In the middle of a sharp diminution in the global economy, the International Monetary Fund on Tuesday cut India’s GDP growth rate to 1.9 percent in the fiscal year 2020-21. Also, it mentioned that the economy is expected to revitalize in fiscal 2021-22.
COVID-19 has proved itself to be a huge shock, and the output loss associated with this pandemic is likely to surpass the losses activated by the global financial crisis. Also, similar to any national emergency, presently, there is continued uncertainty about the extent and severity of the shock.
“This time, the crisis is, to a large extent, the consequence of needed contain measures. This makes the stimulating activity more challenging and, at least for the most affected sectors, undesirable”, writes the IMF Economic Counsellor, Gita Gopinath, in the foreword to the report titled ‘The Great Lockdown.’ The complete report to be released next month.
According to the report, India’s GDP growth rate has been projected at 1.9 percent for the year 2020-21 ( 5.1 percent lower than the October projection and 3.9 percent lower than the January outlook). However, the GDP growth rate is expected to leap to 7.4 percent during 2021-22.
Also, the report mentioned Asia to be the only region with a positive growth rate in 2020 (1 percent), although it fell more than 5 percentage points below its average in the previous decade. The industrial production, retail sales, and fixed-asset investment in China indicate that the decrease in economic pursuits in the first quarter could be 8 percent year over year. The report stated, “Several economies in the region are forecast to grow at modest rates, including India.”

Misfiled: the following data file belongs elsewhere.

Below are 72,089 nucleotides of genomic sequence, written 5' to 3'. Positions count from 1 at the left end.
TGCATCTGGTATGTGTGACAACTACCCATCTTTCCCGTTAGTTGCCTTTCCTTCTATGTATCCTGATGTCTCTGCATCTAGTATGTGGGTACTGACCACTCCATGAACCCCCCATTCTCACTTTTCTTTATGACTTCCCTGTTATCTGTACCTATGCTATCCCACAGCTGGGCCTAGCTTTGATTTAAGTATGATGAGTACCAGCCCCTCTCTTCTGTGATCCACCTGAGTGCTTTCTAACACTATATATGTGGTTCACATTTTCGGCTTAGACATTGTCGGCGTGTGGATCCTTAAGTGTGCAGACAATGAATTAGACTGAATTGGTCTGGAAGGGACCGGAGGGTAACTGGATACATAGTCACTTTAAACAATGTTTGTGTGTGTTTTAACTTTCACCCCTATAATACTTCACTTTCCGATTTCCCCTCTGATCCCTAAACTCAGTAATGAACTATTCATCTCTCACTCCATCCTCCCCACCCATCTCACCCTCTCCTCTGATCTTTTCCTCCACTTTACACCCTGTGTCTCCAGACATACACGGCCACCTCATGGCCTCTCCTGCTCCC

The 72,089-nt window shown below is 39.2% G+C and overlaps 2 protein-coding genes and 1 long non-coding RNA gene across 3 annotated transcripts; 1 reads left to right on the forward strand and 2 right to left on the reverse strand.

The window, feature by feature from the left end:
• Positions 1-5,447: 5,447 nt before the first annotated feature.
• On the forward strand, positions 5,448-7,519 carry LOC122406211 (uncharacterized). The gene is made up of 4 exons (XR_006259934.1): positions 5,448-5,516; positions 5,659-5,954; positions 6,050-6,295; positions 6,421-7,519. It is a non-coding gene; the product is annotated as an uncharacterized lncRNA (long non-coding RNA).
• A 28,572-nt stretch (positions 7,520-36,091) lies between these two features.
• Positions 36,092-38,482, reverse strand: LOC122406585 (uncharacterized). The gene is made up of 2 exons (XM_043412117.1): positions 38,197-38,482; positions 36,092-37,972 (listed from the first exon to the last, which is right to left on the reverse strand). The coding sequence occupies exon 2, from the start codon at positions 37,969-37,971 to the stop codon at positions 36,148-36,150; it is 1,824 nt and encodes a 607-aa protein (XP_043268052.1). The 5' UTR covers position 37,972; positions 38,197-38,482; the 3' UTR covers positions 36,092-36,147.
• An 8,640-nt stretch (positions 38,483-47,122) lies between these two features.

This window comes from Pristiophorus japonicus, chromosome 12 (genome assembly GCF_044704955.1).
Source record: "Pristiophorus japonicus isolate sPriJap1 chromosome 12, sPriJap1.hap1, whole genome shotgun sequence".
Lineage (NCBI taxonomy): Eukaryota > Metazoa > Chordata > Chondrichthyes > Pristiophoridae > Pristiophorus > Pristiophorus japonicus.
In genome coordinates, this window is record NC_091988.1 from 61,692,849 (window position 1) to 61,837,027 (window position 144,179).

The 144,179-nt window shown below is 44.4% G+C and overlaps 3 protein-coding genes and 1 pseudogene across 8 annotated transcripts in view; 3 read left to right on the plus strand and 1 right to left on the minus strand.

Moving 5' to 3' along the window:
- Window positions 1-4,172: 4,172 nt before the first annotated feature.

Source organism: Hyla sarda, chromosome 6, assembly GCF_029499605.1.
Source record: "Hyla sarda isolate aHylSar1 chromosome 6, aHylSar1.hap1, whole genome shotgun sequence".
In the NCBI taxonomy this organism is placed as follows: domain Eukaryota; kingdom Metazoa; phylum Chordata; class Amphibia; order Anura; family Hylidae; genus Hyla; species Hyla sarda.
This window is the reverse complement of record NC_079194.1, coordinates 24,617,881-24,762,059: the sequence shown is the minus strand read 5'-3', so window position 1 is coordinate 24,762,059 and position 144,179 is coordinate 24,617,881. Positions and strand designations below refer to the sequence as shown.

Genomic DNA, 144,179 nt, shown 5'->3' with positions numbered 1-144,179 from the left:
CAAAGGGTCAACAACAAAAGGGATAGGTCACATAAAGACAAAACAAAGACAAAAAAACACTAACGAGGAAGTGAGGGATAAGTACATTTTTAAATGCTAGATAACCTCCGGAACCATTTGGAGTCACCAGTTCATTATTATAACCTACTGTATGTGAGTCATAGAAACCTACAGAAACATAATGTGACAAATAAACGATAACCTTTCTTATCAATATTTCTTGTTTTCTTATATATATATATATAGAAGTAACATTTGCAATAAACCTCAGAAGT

Assuming that this global breakout declines in the second half of 2020, the report said the global economy is estimated to grow by 5.8 percent in 2021 as the world economy normalizes.
The Great Lockdown
The national lockdown, caused by the fatal pandemic prevailing around the globe, is expected to shrink global growth strikingly. This year is most likely to experience the worst recession since the Great Depression, belittling the global financial crisis a decade ago.
Gopinath also said that developing and emerging economies are more severely hit and even worse growth outcomes are possible and likely.
Also, a partial recovery is predicted for 2021 with considerable uncertainty about the intensity of the recovery.